As DMU transitions to block teaching, the ‘Sustainable Building Principles’ (BENV1301) module for 1st year students undertaking the BSc (Hons) Architectural Technology and BSc (Hons) Quantity Surveying and Construction programmes, provided a great research-led learning experience for students.




Dr Amal Abuzeinab and Dr Sahar Abdelwahab experimented with interconnected knowledge and skills approach to re-think the delivery of this module to reflect the new block teaching format. Amal and Sahar combined their research and research-led teaching expertise to lead and deliver relevant, current and real (RCR) learning experience.  From Week 1, students were introduced to learning conditions focusing on three aspects: psychological safety; respect, and effective team working. These conditions were enforced throughout the block and evidence-based podcasts were added to the Learning Zone so students can re-visit these as modern professionals to be.



We involved collaborators from CLaSS, DMU sustainability team; and careers team to deliver customised sessions including academic integrity and writing; Carbon Literacy Training; and sustainability careers. Week 6 followed a micro-conference format covering modern careers by inviting 3 DMU graduates to share their experiences and to inspire Year 1 students.


Reflection as a learning tool

To embed reflection as a learning tool in this module, we asked students to use PERMA from positive psychology. Your PERMA, Your Way!

  • Positive emotions – reflect on the 3 most frequent emotions you associate with the learning from this module, you can think about knowledge and skills
  • Engagement – how you engage with this module? What was difficult and how did you continue to learn?
  • Relationships – how did you build relationships with your peers, tutors, and invited tutors/ guests?
  • Mattering – what knowledge and skills mattered to you in this module?
  • Achievements – reflect on all the achievements you have gained through this module.


Indoor Environmental Comfort

Sahar led a series of workshops on Indoor Environmental Comfort. She incorporated interactive learning tools of indoor measurements using instruments as well as interactive online interfaces for building modelling and simulation. Because individuals perceive comfort and discomfort in buildings differently due to subjective factors, a timely survey was incorporated into the workshop, allowing students to investigate and quantify both objective and subjective measurements of discomfort. This exploration aims to comprehend how these perceptions are shaped not only by the climate and the building itself but also by the characteristics of the occupants.


Here are the activities that unfolded in the workshop:

  • Indoor measurements: Engaging workshops were the cornerstone, where we got hands-on experience with indoor measurements using cutting-edge instruments.
  • Tech-Infused Learning: The workshop seamlessly integrated interactive online interfaces for building modelling and simulation such as #CBE, #SunCalc and #ROOM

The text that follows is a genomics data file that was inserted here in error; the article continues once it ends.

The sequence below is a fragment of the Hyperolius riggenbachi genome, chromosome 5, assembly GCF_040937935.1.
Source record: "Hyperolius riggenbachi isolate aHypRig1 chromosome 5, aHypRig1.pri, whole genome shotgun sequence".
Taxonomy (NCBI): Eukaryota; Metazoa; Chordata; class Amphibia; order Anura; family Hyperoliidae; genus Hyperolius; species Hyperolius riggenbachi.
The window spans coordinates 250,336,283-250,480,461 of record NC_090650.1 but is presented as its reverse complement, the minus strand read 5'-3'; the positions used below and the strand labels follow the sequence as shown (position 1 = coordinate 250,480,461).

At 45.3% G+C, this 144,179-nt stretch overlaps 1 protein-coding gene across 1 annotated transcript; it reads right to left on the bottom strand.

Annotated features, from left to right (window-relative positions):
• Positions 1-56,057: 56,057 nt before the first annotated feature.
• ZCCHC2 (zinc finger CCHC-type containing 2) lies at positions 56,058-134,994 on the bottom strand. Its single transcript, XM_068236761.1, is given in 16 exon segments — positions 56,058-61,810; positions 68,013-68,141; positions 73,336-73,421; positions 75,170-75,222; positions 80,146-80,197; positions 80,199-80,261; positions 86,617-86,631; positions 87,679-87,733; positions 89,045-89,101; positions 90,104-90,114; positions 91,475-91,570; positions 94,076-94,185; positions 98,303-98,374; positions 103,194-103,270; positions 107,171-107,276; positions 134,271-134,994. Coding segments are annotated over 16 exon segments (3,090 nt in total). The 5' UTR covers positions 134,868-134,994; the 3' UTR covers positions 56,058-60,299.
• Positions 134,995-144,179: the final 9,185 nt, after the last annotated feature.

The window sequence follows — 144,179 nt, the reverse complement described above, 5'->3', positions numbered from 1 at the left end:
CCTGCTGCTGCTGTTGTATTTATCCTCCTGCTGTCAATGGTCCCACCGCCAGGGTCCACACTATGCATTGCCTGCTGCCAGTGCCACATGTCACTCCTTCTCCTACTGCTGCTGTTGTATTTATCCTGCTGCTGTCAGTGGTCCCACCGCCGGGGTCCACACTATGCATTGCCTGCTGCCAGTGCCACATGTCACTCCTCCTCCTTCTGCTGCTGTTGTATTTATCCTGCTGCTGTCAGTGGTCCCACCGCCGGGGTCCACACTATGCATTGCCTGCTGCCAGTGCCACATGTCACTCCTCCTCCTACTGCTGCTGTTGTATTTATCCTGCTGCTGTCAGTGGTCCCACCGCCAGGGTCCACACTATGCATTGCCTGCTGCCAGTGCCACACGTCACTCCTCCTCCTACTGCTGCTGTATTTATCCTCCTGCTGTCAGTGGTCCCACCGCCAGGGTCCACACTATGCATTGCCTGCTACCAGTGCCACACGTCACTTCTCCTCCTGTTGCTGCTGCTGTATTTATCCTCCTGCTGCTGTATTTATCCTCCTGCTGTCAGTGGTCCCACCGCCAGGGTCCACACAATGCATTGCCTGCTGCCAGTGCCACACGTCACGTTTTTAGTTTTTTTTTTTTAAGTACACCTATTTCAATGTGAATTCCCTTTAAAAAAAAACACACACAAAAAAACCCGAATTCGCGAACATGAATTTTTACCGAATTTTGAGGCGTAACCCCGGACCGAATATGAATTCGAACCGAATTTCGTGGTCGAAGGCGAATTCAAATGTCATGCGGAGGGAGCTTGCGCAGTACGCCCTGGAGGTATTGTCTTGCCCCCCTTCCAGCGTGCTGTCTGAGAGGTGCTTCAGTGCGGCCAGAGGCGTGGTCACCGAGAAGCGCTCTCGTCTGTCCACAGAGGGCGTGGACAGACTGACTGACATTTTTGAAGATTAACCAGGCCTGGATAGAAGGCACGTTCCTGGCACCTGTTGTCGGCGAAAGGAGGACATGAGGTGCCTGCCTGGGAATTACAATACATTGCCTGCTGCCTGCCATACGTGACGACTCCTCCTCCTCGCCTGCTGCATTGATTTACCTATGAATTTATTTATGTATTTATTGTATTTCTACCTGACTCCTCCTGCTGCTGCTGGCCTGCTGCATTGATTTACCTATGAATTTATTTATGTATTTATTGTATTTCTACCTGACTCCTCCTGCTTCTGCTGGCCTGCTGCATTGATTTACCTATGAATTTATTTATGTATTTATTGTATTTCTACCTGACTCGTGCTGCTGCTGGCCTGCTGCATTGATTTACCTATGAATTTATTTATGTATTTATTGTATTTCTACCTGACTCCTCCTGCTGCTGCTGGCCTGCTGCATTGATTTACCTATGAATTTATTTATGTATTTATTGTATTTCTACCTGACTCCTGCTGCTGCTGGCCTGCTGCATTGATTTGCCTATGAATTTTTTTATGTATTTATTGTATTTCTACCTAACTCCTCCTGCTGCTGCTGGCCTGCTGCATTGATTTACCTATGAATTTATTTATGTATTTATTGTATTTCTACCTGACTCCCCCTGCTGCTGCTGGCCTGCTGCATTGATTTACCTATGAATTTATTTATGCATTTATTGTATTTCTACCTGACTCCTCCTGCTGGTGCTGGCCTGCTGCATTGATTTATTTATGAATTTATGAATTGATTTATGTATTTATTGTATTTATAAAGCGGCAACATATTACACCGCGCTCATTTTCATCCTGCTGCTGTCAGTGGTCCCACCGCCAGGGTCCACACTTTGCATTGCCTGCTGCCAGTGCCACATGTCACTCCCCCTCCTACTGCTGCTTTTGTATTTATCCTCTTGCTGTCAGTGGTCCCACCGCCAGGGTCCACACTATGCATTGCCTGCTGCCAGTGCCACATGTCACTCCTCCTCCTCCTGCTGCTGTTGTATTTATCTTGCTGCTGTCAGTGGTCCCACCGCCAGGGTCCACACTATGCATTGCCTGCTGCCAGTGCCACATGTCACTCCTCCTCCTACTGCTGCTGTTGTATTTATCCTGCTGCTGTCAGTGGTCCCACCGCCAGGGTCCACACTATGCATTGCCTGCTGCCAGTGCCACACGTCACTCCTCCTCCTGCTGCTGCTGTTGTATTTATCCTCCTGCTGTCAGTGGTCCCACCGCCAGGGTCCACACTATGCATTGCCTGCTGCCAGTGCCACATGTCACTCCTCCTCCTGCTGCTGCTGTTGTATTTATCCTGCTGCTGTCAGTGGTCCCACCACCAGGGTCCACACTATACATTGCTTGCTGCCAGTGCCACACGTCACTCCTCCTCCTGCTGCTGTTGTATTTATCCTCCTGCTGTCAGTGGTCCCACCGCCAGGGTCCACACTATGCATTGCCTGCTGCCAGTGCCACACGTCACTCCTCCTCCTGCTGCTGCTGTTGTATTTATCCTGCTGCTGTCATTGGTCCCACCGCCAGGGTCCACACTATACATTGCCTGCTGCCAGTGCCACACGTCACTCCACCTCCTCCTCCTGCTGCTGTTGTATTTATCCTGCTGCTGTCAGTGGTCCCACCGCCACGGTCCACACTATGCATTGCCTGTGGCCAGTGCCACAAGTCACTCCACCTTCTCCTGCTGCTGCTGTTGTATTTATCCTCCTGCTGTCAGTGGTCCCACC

• Beyond Physical Environment: Because individuals perceive comfort and discomfort in buildings differently due to subjective factors, a right now survey was incorporated into the workshop, allowing students to investigate subjective perception of discomfort.
  • Data Analysis and Evaluation: We used observations and descriptive analysis to develop the analytical skills to make informed decisions in real-world scenarios.
  • Linking to Standards: We delved into building standards and rating systems, understanding how our insights align with and contribute to creating spaces that meet established benchmarks for environmental comfort.


Students feedback sample

“I used sustainability principles in real life.”

“Varied learning styles including group work.”

“I understand the difference between knowledge and skills sessions.”

“Carbon literacy helped me to understand climate change.”



We thank you Dr Luis Fernando Zapata Montalvo the programme leader for Architecture technology for creating clear and consistent module templates to be used by all module leaders.


Relevant publications

Awuzie, B.O.; Abuzeinab, A. (forthcoming) Understanding the Moderating Effect of Governance Functions on the Impact of Communication on Sustainability Implementation Performance in Higher Education Institutions in ‘Sustainability in higher education: Strategies, performance and future challenges’

Awuzie, B.O.; Abuzeinab, A. (2019) Modelling Organisational Factors Influencing Sustainable Development Implementation Performance in Higher Education Institutions: An Interpretative Structural Modelling (ISM) Approach. Sustainability, 11, 4312

Abdelwahab, S., & Sobh, H. (2022). Visual Discomfort Analysis as a Tool to Support Façade Shading Design: A Case Study in the Architectural Design Studio. Journal of Architectural Engineering, 28(2), 05022003.

Abdelwahab, S., Rutherford, P., Mayhoub, M., & Altomonte, S. (2019). Sensitivity Analysis on the Impact of User Control on Daylight and Energy Simulations. In IBPSA-Building Simulation 2019 International Conference.

Abdelwahab, S., Elhussainy, M., & Labib, R. (2019). The Negative Impact of Solar Reflections Caused by Reflective Buildings’ Facades: Case Study of the Nasher Museum in Texas. In IOP Conference Series: Earth and Environmental Science (Vol. 297, No. 1, p. 012048). IOP Publishing.